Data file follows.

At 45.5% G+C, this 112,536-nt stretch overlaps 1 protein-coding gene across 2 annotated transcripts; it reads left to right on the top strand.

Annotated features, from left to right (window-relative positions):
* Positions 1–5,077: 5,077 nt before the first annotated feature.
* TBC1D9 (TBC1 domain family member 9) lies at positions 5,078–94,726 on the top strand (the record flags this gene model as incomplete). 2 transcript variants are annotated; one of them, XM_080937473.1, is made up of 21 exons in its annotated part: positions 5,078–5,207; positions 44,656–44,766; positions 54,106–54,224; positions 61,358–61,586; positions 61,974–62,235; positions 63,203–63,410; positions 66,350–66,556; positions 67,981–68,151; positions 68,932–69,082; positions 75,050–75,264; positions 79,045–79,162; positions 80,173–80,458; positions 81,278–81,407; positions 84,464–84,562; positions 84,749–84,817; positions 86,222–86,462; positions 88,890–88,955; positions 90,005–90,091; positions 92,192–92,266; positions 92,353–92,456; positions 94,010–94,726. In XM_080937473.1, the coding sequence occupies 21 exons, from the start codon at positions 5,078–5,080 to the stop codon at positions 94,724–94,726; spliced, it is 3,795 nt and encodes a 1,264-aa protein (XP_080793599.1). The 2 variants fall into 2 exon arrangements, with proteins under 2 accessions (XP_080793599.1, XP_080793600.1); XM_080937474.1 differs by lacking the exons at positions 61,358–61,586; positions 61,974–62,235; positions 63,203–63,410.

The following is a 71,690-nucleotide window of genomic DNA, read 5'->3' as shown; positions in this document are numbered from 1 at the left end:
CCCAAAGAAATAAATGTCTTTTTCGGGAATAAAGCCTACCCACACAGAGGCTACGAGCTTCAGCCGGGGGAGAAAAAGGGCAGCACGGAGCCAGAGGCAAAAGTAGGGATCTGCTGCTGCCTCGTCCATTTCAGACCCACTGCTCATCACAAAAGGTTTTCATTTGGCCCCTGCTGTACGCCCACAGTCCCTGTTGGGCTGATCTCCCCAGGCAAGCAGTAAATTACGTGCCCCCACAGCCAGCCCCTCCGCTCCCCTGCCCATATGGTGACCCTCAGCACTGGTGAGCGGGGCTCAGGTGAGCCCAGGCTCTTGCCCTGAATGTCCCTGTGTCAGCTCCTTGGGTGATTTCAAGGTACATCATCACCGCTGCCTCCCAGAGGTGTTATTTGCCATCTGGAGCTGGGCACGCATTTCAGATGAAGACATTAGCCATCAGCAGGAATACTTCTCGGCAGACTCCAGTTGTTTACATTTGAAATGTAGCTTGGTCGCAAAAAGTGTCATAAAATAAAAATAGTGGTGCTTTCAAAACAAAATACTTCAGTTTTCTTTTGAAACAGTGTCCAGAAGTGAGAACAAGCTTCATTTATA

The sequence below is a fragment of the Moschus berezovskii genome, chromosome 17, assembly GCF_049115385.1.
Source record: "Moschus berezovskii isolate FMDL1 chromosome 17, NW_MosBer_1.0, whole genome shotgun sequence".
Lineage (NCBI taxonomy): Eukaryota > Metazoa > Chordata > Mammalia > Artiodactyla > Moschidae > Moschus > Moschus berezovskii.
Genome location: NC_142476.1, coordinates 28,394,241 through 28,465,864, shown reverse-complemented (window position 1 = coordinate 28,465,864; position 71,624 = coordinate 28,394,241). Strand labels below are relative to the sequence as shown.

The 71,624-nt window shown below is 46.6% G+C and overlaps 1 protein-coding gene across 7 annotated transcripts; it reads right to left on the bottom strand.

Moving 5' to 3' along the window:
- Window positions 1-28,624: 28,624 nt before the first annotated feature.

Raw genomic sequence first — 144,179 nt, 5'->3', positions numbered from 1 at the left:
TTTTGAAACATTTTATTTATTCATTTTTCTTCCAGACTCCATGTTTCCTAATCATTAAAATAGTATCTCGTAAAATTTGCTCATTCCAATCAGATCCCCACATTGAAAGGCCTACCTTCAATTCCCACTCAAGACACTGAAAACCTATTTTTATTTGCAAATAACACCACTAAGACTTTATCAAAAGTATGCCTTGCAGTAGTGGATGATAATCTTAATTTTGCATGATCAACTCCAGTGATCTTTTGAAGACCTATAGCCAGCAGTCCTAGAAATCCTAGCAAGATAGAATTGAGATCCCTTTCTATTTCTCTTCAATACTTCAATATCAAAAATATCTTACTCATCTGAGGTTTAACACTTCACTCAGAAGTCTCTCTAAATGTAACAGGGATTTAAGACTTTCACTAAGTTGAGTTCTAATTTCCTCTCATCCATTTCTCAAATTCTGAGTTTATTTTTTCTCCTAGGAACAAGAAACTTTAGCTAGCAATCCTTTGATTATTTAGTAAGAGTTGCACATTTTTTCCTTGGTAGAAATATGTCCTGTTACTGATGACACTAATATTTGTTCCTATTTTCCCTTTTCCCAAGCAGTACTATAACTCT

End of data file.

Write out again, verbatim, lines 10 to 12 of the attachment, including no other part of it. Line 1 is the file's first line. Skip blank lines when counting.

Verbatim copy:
Genome location: NC_142476.1, coordinates 28,394,241 through 28,465,864, shown reverse-complemented (window position 1 = coordinate 28,465,864; position 71,624 = coordinate 28,394,241). Strand labels below are relative to the sequence as shown.

The 71,624-nt window shown below is 46.6% G+C and overlaps 1 protein-coding gene across 7 annotated transcripts; it reads right to left on the bottom strand.

Moving 5' to 3' along the window: